Kindergarten orientation was held on Tuesday. Parents were to attend class with their child for one hour. Since the twins are in separate classrooms, that meant we had to go to two orientations. It would have been a possibility for Dave to go to one session with one twin, and myself and the other twin go to the other class. But since I am more like Kate Gosselin than not, I felt I needed to hear each of the teacher's spiels for myself because I didn't trust Dave to obtain or provide all necessary information.
During the first orientation, I tasked Dave with doing the assigned treasure hunt with Sophia while I filled in all paperwork. Dave neglected to do a few things correctly which led to a minor civil war about "you have to follow directions, Dave! You have to write the bus number that Sophia is going home on so she doesn't get lost! It HAS to be on her name tag! You have screwed this whole thing up and made it really confusing --"
At that point Dave cut me off and I turned around to my paperwork, steaming Kate Gosselin-style, "Do I have to do this all myself to get it done RIGHT?"
After that pleasant first round of orientation, we headed to Ella's orientation which went off rather peacefully and I collected about 20 more hand-outs to read which I filed in the "If I'm bored someday I'll read this shit" file.
Fast forward to yesterday -- the first day of school. The girls hopped off the bus -- they were home from school 40 minutes later than I thought it would be. The bus company never told me when to expect the girls...so I had just made a guess as to when they'd arrive. I made a note to myself that I had an extra chunk of time that I hadn't planned on and quietly celebrated.
I now realize that they were 30 minutes late getting home yesterday. Apparently, the bus company (which has been so very frustrating to deal with) did not have Sophia and Ella on their list -- despite me calling 500 times. Yesterday, after dropping off all the children, the bus driver was left with not an empty bus, but instead had two children leftover. The twins. And instead of calling dispatch or the school to find out where the girls live she asked two five-year-olds. "She didn't know where we lived so we had to tell her how to get to our house!" repeated Sophia over and over.
After debriefing them from being stuck on a bus that drove them around and around we headed inside. Sitting at the lunch table, I asked what they had for snack at school. Sophia reported her classroom had oreos. Ella reported, "milk." I asked Ella what everyone else in her class ate and she said, "crackers, cookies, oreos..."
I was getting confused and so pressed further, "Why didn't you eat anything?"
"Because I didn't have anything, mom."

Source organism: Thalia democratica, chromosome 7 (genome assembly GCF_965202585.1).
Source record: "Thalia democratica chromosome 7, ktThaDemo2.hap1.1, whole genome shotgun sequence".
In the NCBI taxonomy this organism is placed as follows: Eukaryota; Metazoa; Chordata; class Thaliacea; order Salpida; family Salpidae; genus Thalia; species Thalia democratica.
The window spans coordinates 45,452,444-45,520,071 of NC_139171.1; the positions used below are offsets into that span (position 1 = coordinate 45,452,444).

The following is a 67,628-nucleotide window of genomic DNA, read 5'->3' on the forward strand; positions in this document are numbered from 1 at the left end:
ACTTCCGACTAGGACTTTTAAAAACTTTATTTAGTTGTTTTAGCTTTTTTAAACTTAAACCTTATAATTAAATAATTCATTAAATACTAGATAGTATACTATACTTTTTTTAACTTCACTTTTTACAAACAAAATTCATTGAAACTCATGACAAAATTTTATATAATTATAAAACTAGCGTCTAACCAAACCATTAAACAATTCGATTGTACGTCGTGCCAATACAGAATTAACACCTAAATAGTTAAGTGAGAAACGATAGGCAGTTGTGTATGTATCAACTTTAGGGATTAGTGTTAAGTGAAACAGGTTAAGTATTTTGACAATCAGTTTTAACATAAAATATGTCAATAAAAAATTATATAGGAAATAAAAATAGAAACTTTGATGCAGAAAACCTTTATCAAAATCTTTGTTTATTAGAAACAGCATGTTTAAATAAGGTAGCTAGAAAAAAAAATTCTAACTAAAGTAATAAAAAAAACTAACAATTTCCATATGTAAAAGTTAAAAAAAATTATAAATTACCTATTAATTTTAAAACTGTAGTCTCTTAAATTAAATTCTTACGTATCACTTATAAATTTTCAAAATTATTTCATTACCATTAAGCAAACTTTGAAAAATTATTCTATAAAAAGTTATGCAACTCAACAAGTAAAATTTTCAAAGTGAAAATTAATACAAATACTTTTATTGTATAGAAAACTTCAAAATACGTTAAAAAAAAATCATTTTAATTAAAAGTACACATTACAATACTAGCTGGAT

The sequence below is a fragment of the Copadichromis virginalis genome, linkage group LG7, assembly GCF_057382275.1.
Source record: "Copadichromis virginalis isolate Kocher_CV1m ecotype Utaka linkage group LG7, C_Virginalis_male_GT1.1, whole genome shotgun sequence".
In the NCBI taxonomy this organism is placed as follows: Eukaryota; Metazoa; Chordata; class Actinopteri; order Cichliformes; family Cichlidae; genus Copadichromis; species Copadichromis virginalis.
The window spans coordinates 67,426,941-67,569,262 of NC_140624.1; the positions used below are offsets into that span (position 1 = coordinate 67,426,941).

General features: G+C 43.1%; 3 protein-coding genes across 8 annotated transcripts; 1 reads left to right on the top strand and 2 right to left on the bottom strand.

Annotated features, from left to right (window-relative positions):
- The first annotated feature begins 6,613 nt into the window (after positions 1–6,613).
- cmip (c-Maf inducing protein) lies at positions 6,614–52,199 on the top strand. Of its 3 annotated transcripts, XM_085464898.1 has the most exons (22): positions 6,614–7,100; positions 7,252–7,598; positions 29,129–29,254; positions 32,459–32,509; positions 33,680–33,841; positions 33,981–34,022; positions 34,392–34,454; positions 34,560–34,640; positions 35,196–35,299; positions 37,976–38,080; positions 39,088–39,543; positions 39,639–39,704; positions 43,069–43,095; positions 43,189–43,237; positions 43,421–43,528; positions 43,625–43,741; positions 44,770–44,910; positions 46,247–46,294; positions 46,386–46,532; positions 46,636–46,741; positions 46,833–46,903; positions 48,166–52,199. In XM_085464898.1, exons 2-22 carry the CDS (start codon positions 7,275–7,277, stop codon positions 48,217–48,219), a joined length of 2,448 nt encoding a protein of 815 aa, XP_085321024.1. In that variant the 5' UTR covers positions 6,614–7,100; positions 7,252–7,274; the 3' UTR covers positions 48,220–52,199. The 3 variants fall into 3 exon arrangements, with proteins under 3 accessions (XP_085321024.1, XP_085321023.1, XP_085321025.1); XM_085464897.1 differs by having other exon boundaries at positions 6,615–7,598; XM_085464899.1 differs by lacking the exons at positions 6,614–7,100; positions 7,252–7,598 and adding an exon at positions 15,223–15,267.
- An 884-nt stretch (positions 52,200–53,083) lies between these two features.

"But Ella, where did all the other kids get their snacks?"
"From their lockers."
Buried on page 5 of the papers from the "If I'm bored someday I'll read this shit" file was a small paragraph about snacks. "Please pack your child a snack," it read.
"Ella, how did it make you feel when everyone was sitting there eating and you didn't have any food?"
"I felt healthy!"
"But, I'd like to have a snack for tomorrow."
At least she wasn't traumatized by my inability to follow directions...
Sophia, on the other hand is mildly tramatized by the bus situation which happened today -- their second day of school.
I fed Andi lunch then settled her in my bed for a nap. I still had 30 minutes before I expected the bus, but when I came downstairs, the bus was sitting at the top of our cul de sac with our neighbor standing in it's door.
I headed out thinking that the neighbor must be really glad to see the girls -- "at least one of us is over-excited to see the girls," I thought to myself.
The girls bounded down the bus to me, there was no friendly wave from the bus driver like yesterday, and the neighbor looked at me and said, "Didn't you hear the bus honking for you?"
I had not. What is the problem? The neighbor proceeded to tell me that the driver refused to let the girls off the bus until I was in full sight. "I told you, mom!" Ella pointed out as we walked home.
It's true. Ella had told me that yesterday -- day 1 of school -- that the bus driver wanted to see me before the girls could get off, but I figured it had something to do with 1st day things.
Sophia has reminded me 10 times tonight to wait for the bus in the driveway tomorrow afternoon, "I almost cried on the bus today. I was scared I'd have to ride around and around (like yesterday) and never be able to get off because you weren't there!"
I'll do my best to follow directions and do it right tomorrow.